Many of these products are now affected by tariffs, or have planned tariff increases on the horizon. With increased tariffs, Chinese vendors and consumers will absorb lower profit margins and price increases if they continue buying these products from the United States. Instead, they will seek lower-priced alternatives from other exporting countries. Here, Latin America can fill the gap.
What Latin America can provide to China
Latin American countries are experiencing unprecedented growth in exports destined for China. Chile, one of the only Latin American countries with a free trade agreement with China, has consistently experienced growing export rates. Other Latin American countries are getting involved now too. Last year, Ecuador’s exports to China grew 87.4% and Colombia’s exports to China increased by 80.8%. Latin America’s agricultural and mining goods are of particular interest to China.
China previously imported large quantities of soybeans from the United States. China’s pig population, which makes up half the world’s total population, is fed by a huge proportion of its soy imports. With hiked tariffs, this demand has shifted to producers in Brazil and Argentina.
Brazil’s soybean exports to China grew 23.1% last year, compared with 2017. It is expected to become the world’s biggest soybean producer in the 2019-2020 harvest season. Argentina’s soy exports are expected to grow 48% this year, compared with 2017. Paraguay is also an important soybean producer in Latin America, producing beans with higher levels of protein than other countries.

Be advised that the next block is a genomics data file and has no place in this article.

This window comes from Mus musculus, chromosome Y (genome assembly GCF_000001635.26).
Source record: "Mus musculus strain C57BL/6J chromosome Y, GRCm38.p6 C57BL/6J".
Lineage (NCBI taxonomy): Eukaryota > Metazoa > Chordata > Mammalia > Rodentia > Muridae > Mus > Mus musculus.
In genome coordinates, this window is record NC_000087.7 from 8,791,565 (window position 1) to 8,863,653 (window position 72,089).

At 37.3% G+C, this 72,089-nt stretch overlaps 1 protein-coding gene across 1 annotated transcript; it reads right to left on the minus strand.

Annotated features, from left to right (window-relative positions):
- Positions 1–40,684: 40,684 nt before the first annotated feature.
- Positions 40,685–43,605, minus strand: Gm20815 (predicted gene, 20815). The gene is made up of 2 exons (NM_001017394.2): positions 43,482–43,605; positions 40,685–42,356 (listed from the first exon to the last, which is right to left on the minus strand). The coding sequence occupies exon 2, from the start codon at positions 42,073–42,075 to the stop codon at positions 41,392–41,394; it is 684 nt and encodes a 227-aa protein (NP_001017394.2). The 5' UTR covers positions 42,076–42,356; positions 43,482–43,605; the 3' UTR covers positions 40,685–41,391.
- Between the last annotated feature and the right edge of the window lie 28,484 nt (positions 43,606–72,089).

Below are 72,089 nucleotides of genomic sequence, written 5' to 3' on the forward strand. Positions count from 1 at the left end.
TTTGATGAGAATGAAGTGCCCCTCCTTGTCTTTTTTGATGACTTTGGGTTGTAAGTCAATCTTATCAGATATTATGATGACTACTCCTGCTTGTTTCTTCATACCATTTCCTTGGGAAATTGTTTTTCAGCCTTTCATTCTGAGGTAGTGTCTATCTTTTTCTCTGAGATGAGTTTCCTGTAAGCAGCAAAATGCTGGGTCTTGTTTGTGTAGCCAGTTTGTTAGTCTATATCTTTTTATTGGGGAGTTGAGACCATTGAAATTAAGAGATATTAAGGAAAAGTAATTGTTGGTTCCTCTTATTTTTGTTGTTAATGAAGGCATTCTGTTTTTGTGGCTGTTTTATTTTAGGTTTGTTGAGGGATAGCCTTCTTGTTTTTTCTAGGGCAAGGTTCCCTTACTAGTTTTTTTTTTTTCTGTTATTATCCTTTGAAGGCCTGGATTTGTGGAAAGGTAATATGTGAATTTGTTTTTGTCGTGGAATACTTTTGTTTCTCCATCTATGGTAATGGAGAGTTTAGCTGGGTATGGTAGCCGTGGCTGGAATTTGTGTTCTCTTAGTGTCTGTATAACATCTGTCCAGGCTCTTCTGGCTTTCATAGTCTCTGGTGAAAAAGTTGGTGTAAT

◦ Dairy Products
China is the 3rd biggest market for United States dairy and poultry products. Uruguay’s Chinese market share is growing amidst increasing demand for dairy products from China’s middle class. Dairy exports to China increased by 7% last year and are expected to rise again this year. Brazil, Mexico and Argentina also produce large amounts of dairy products.
◦ Processed Pork and Beef
Argentina has just been approved to send pork to China, the world’s biggest pork consumer. The United States is currently the biggest pork and poultry supplier to China. However, exports are set to lose out with 62% tariff rates on pork. Therefore, Argentina is poised to become a big competitor in a very lucrative market. Talks between China and Brazil could open the Chinese market up to Brazilian meat exports if new export permissions are approved by the Chinese. Brazil is a leading producer of beef.